Mercury Facts

Mercury is the smallest planet in the solar system, and the closest to the sun. It’s just 58 million km (36 million miles) from the sun.

During daytime it’s also the hottest planet, but at night the temperature drops to well below freezing!

Let’s learn some cool facts about this planet.

This is because Mercury has no atmosphere, so there’s nothing to trap the heat. That means it gets very, very cold when night falls.

Mercury may be a small planet but it’s also a very interesting one; it has a magnetic field, like Earth, and a molten core.


Mercury Overview

Mass:  727,754,746,000,000 billion lb (330,104,000,000,000 billion kg)

Orbit Size (semi-major axis): 35,983,125 miles (57,909,227 km)

Mean Radius: 1,515.9 miles (2,439.7 km)

Volume: 14,593,173,366 cubic miles (60,827,208,742 km3)

Density: 3.137 oz/cu in (5.427 g/cm3) – 0.984 times the density of Earth

Mercury Facts

Mercury is the smallest planet in the solar system. In fact it’s only slightly larger than Earth’s moon.

One day on Mercury (the time it takes the planet to rotate once) lasts 59 Earth days.

How Long is a Year on Mercury?

A year on Mercury (the time it takes the planet to go round the sun once) lasts 88 days. There are less than two Mercury days in a Mercury year!

Unlike most planets Mercury has no moons. It doesn’t have rings either, like Saturn does.

How Did Mercury Get Its Name?

Mercury is named after the Roman messenger god because it orbits the sun so quickly.

It travels through space at 29.42 miles (47.362 km) every second – faster than any other planet. Earth is much slower, at 18.5 miles (29.78 km) per second.

What is the Atmosphere Like on Mercury?

Because Mercury is so small it doesn’t have much gravity; it’s only 38% as strong as Earth’s. This, and the very hot daytime temperatures, is why the planet has no real atmosphere; the hot gas would just float away into space.

Mercury does have an exosphere, which is like an atmosphere but so thin its atoms never come near each other.

Atoms from the exosphere are constantly escaping into space, but are replaced by new ones caught by gravity – for a while.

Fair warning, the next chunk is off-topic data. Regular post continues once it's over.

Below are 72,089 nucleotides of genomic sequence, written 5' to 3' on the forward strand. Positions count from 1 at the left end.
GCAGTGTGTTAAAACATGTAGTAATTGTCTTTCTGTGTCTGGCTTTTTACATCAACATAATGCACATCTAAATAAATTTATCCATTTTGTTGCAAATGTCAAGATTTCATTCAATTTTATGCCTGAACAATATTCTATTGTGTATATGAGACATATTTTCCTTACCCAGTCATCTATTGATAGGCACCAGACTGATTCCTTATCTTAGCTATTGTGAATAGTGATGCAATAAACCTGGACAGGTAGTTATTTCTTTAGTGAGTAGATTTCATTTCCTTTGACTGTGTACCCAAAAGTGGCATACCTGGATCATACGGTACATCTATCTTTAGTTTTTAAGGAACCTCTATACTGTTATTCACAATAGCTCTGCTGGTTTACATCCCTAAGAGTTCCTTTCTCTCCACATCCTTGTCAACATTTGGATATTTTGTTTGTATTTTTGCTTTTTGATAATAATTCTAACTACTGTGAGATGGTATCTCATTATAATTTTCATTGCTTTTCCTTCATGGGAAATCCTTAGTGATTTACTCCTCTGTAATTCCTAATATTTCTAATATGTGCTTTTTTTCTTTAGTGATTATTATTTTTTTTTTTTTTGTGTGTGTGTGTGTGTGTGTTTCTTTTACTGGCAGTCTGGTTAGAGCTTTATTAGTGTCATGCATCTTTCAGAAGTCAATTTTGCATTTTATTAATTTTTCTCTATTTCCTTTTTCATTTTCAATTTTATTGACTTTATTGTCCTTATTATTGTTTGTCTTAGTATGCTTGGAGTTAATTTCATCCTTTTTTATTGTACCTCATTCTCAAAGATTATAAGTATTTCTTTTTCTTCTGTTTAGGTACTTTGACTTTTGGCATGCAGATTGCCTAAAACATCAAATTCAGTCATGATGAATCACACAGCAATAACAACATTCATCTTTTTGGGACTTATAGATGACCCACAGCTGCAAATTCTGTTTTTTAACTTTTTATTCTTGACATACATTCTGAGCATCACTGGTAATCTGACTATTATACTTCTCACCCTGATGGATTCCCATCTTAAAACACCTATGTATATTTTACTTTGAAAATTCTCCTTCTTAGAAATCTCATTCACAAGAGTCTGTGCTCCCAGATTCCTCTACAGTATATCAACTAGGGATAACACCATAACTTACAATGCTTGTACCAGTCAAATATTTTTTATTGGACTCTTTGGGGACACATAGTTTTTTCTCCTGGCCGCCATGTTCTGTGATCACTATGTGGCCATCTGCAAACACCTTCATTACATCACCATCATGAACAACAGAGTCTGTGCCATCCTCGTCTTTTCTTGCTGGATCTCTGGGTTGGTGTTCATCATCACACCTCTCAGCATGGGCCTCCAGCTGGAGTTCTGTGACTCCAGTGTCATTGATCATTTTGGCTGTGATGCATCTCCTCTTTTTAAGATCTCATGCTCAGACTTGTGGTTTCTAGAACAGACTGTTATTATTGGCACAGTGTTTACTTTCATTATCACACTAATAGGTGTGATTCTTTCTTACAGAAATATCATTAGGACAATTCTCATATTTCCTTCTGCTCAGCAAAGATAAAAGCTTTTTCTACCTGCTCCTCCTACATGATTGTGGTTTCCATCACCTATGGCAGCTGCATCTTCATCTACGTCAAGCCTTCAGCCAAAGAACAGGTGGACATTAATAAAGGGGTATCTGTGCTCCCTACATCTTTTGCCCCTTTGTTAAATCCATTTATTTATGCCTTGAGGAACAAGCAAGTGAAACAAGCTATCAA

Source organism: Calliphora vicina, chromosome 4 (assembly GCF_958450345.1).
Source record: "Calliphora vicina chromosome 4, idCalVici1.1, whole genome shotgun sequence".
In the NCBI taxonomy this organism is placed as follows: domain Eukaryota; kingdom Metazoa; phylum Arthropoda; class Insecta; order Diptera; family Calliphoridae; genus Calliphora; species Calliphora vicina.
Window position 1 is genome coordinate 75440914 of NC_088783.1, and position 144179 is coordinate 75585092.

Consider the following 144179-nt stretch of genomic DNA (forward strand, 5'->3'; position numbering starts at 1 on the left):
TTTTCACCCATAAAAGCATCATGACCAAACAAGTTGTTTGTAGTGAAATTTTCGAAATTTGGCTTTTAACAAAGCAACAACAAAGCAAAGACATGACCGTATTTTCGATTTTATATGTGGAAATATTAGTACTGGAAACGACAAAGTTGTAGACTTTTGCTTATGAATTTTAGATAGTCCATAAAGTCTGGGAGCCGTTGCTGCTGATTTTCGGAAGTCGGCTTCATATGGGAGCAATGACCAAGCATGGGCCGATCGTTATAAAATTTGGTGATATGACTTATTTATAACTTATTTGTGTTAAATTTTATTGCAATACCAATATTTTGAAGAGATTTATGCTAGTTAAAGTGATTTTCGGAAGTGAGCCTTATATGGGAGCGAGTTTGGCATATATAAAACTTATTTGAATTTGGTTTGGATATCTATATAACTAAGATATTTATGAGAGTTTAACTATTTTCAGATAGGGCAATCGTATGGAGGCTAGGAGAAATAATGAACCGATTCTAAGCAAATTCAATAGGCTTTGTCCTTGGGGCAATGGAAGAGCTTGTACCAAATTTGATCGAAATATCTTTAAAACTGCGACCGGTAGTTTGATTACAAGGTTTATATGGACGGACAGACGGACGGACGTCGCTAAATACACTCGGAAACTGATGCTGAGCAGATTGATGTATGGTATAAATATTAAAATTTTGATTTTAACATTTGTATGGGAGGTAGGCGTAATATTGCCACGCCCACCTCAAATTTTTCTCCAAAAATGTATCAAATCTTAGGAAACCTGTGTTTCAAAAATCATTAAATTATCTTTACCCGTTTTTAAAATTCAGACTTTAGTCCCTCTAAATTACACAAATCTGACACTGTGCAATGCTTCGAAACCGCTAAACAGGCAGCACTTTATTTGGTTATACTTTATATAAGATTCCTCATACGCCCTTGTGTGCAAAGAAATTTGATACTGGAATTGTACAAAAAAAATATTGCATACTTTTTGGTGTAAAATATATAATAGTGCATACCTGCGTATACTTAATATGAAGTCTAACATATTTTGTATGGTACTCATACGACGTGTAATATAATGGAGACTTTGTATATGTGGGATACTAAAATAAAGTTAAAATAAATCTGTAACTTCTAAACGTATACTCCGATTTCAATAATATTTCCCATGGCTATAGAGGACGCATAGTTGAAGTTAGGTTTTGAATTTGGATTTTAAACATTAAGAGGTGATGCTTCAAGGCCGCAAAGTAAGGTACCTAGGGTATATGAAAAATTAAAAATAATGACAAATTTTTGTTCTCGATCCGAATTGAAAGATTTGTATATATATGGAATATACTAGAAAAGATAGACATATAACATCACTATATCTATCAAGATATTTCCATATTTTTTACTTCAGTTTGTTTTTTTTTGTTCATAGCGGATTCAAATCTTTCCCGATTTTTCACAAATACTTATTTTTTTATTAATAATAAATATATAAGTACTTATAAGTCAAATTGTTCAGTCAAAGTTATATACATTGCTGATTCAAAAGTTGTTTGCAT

The atmosphere is mostly hydrogen and helium. There’s some water vapour too; astronomers think that comes from comets that sometimes hit the planet.

Because there’s no atmosphere to burn meteorites before they hit the surface Mercury is covered with craters, just like the moon. There’s also no rain or wind to wear away craters once they’re formed, so they last for millions of years.

What is the Temperature on Mercury?

During the day temperatures on Mercury rise to 806°F (430°C) at the equator. When night falls the heat quickly escapes into space and temperatures drop to a chilly -292°F (-180°C).

The coldest place on Earth, near the South Pole, only gets to -133.6°F (92°C). The hottest place, in California’s Death Valley, sometimes reaches 199°F (93°C). Mercury’s temperatures are much more extreme.

Despite the high temperatures, there are craters at Mercury’s poles where the temperature is always below freezing.

That’s because the bottom is always in shadow. Astronomers think there’s ice at the bottom of them. It never melts; if it did it would evaporate instantly.

How does Mercury Orbit the Sun?

No planet has a perfectly circular orbit but Mercury’s is the least circular – it’s more egg shaped. At its closest it’s 29 million miles (47 million km) from the sun; at its furthest, 43.5 million miles (70 million km).

From the surface of Mercury the sun would look three times as large as it does from Earth.

Like Earth, Mercury has a core of molten iron. That means it also has a magnetic field, because the planet’s rotation turns the core into a huge dynamo.

Photos from probes show that Mercury had volcanic activity in the past, but it doesn’t now.

How Thick is Mercury’s Crust?

Mercury’s crust is up to 185 miles (300km) thick – nearly three times as thick as Earth’s.

Until the early 20th century Mercury’s orbit puzzled astronomers; it didn’t fit the laws of physics. It turned out that the laws of physics were wrong; this was explained by Einstein’s theory of relativity.


Assyrian astronomers were probably the first to see Mercury, in the 14th century BC. The Babylonians knew about it and, like the Romans did later, named it after their messenger god – Nabu.

Who Discovered Mercury?

The first person to observe Mercury through a telescope was Galileo Galilei in the 17th century. Mercury was harder to observe than the other planets because it’s so close to the sun; it’s only visible for short periods before dawn and after dusk.

The first spacecraft to visit Mercury was Mariner 10, which flew past the planet three times in 1974 and 1975. It came as close as 203 miles (326km) and, to NASA’s surprise, detected a magnetic field.

Another NASA probe, MESSENGER, reached Mercury in 2008. It flew past the planet three times, then went into orbit around it in 2011.

In 2015 it ran out of fuel, and crashed into Mercury on April 30 – the first man-made object to reach the planet.

Because Mercury is so close to the sun, with its huge gravity, it takes more fuel to reach the planet than it does to fly right out of the solar system.

More Astronomy facts.